When Does a Bill Lapse in Indian Parliament?

Please remember that only the Lok Sabha and the Legislative Assemblies are subject to dissolution (and there is no dissolution for Rajya Sabha and State Legislative Council).

When the Lok Sabha is dissolved, all business including bills, motions, resolutions, notices, petitions and so on pending before it or its committees lapse. They must be reintroduced in the newly-constituted Lok Sabha to be pursued further. Articles 107 and 108 of the Indian Constitution deals with these provisions. The position with respect to lapsing of bills is as follows:

Cases when a bill lapse:

  1. A bill originated in the Lok Sabha but pending in the Lok Sabha – lapses.
  2. A bill originated and passed by the Rajya Sabha but pending in Lok Sabha – lapses.
  3. A bill originated and passed by the Lok Sabha but pending in the Rajya Sabha – lapses.
  4. A bill originated in the Rajya Sabha and returned to that House by the Lok Sabha with amendments and still pending in the Rajaya Sabha on the date of the dissolution of Lok Sabha- lapses.

Cases when a bill does not lapse:

  1. A bill pending in the Rajya Sabha but not passed by the Lok Sabha does not lapse.
  2. If the president has notified the holding of a joint sitting before the dissolution of Lok Sabha, does not lapse.
  3. A bill passed by both Houses but pending assent of the president does not lapse.
  4. A bill passed by both Houses but returned by the president for reconsideration of Rajya Sabha does not lapse.
  5. Some pending bills and all pending assurances that are to be examined by the Committee on Government Assurances do not lapse on the dissolution of the Lok Sabha.

When Does a Bill Lapse in State Legislative Assembly?

The legislative council, being a permanent house, is not subject to dissolution. Only the legislative assembly is subject to dissolution. The position with respect to lapsing of bills on the dissolution of the assembly is mentioned below:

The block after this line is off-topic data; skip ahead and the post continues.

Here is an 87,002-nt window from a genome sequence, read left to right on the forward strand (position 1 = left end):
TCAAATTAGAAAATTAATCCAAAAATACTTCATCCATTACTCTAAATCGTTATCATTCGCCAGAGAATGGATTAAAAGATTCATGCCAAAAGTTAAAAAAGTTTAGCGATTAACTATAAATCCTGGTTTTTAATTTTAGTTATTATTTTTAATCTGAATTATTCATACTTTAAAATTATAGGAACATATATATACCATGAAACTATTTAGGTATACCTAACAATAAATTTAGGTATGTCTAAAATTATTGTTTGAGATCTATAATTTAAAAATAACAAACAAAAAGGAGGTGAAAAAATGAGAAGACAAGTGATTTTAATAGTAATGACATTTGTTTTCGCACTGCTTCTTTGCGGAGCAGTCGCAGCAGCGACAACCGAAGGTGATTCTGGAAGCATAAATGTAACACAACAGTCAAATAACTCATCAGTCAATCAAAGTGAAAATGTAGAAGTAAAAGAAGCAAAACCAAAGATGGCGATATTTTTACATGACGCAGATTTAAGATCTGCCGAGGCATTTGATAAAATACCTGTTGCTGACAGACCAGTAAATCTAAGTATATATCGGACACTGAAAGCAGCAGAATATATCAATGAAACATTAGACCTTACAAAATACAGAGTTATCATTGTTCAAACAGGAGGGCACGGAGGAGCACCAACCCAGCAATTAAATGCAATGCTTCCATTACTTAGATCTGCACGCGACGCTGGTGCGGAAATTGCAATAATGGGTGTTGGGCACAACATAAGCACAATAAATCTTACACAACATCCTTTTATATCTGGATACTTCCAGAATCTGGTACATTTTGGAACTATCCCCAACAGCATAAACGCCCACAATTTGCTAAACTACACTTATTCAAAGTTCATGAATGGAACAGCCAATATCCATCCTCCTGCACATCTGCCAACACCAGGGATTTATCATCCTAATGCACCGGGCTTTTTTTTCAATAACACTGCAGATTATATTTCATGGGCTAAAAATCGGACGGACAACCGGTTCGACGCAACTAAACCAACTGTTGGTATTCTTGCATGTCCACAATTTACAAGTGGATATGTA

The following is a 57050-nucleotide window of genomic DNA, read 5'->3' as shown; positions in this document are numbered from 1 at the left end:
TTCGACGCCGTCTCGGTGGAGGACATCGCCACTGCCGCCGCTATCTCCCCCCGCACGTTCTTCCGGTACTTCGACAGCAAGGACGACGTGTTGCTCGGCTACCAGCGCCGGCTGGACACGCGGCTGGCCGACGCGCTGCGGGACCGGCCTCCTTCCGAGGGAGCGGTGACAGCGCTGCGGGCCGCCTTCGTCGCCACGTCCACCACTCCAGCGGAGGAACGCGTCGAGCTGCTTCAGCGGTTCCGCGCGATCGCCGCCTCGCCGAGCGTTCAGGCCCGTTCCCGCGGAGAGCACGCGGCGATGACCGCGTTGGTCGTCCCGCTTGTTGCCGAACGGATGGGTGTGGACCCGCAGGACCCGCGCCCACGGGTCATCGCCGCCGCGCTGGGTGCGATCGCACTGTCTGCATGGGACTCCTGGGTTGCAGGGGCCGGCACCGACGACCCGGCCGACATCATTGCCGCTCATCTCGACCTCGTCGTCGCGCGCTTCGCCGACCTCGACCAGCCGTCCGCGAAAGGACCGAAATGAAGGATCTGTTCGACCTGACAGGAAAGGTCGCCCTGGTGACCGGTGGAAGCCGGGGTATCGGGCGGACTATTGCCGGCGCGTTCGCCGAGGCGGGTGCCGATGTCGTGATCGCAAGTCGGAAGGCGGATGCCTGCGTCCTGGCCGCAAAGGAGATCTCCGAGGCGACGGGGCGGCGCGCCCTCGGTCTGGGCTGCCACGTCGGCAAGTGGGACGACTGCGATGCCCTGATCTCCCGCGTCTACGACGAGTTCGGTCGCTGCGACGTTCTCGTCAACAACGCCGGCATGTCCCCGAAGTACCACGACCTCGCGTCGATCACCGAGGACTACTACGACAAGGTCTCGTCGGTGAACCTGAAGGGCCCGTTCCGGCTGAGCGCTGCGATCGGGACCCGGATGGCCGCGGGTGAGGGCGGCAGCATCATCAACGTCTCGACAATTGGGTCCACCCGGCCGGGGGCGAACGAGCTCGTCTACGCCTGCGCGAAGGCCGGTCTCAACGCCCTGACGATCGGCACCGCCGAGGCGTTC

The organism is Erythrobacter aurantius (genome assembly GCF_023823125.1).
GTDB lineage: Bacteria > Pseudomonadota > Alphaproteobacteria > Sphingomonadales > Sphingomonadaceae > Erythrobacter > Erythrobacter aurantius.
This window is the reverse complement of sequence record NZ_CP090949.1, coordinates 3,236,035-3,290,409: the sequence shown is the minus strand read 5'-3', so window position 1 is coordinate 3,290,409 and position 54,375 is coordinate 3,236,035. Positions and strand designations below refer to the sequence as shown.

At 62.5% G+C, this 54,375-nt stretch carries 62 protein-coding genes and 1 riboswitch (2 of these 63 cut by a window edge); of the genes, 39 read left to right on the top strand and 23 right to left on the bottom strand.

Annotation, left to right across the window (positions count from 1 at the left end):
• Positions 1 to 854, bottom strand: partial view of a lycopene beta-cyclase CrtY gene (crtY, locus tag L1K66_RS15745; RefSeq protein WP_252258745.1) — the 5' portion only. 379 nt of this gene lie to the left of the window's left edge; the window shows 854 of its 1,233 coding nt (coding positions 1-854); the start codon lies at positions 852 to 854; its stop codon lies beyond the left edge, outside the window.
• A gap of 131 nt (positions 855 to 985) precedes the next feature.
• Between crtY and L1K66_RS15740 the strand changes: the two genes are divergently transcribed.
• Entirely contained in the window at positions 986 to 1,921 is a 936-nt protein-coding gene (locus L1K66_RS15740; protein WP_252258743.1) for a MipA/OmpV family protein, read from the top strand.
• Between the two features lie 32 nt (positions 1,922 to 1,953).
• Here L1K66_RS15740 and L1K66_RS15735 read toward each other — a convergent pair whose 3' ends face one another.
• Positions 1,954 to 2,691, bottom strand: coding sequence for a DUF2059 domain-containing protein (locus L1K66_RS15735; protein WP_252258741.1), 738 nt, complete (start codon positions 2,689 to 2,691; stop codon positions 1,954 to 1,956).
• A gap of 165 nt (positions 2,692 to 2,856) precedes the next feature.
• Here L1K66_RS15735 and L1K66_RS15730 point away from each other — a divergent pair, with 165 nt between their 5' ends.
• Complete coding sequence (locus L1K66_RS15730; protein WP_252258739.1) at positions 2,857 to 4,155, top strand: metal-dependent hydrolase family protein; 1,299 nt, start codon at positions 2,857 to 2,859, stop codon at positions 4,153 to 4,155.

Cases when a bill lapse:

  1. A bill originated in the Assembly but pending in the Assembly – lapses.
  2. A bill originated and passed by the Council but pending in Assembly – lapses.
  3. A bill originated and passed by the Assembly but pending in the Council – lapses.

Cases when a bill does not lapse:

  1. A bill pending in the Council but not passed by the Assembly does not lapse.
  2. A bill passed by one or both Houses but pending assent of the Governor does not lapse.
  3. A bill passed by one or both Houses but returned by the president for reconsideration of the Council does not lapse.
  4. # Adjournment – terminates a sitting.
    # Prorogation – terminates a session.
    # Dissolution – terminates the life of a House.
    # Adjournment (of a sitting) does not affect the bills or any other business pending before the House and the same can be resumed when the House meets again.
    # Prorogation (of a session) does not affect the bills or any other business pending before the House. However, all pending notices (other than those for introducing bills) lapse on prorogation and fresh notices have to be given for the next session.
    # When Lok Sabha is dissolved, all business including bills, motions, resolutions, notices, petitions
    and so on pending before it or its committees lapse.
    # A bill becomes an act only after passing through various legislative stages.